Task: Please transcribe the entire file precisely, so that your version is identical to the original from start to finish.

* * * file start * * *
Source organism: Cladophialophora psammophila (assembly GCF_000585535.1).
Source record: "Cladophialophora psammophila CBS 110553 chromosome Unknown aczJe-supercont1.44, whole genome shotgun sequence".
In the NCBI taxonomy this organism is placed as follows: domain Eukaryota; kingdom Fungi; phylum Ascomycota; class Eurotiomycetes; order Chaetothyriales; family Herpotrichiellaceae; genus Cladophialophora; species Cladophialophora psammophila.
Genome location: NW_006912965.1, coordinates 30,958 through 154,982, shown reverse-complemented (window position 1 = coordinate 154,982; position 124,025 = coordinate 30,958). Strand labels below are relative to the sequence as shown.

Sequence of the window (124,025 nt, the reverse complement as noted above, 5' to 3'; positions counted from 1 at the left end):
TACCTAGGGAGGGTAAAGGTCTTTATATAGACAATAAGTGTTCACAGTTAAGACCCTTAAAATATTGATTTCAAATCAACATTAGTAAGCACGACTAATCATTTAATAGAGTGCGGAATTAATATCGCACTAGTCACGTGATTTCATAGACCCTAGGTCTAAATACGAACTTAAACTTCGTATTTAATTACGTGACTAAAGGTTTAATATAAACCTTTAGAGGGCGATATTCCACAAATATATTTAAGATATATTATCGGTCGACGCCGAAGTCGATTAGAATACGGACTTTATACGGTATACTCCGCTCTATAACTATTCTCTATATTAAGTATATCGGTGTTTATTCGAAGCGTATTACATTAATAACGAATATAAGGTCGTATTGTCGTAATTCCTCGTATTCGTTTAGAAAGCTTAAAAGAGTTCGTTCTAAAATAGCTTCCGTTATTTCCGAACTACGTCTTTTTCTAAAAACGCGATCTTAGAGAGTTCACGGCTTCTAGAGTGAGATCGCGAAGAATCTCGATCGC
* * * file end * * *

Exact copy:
Source organism: Cladophialophora psammophila (assembly GCF_000585535.1).
Source record: "Cladophialophora psammophila CBS 110553 chromosome Unknown aczJe-supercont1.44, whole genome shotgun sequence".
In the NCBI taxonomy this organism is placed as follows: domain Eukaryota; kingdom Fungi; phylum Ascomycota; class Eurotiomycetes; order Chaetothyriales; family Herpotrichiellaceae; genus Cladophialophora; species Cladophialophora psammophila.
Genome location: NW_006912965.1, coordinates 30,958 through 154,982, shown reverse-complemented (window position 1 = coordinate 154,982; position 124,025 = coordinate 30,958). Strand labels below are relative to the sequence as shown.

Sequence of the window (124,025 nt, the reverse complement as noted above, 5' to 3'; positions counted from 1 at the left end):
TACCTAGGGAGGGTAAAGGTCTTTATATAGACAATAAGTGTTCACAGTTAAGACCCTTAAAATATTGATTTCAAATCAACATTAGTAAGCACGACTAATCATTTAATAGAGTGCGGAATTAATATCGCACTAGTCACGTGATTTCATAGACCCTAGGTCTAAATACGAACTTAAACTTCGTATTTAATTACGTGACTAAAGGTTTAATATAAACCTTTAGAGGGCGATATTCCACAAATATATTTAAGATATATTATCGGTCGACGCCGAAGTCGATTAGAATACGGACTTTATACGGTATACTCCGCTCTATAACTATTCTCTATATTAAGTATATCGGTGTTTATTCGAAGCGTATTACATTAATAACGAATATAAGGTCGTATTGTCGTAATTCCTCGTATTCGTTTAGAAAGCTTAAAAGAGTTCGTTCTAAAATAGCTTCCGTTATTTCCGAACTACGTCTTTTTCTAAAAACGCGATCTTAGAGAGTTCACGGCTTCTAGAGTGAGATCGCGAAGAATCTCGATCGC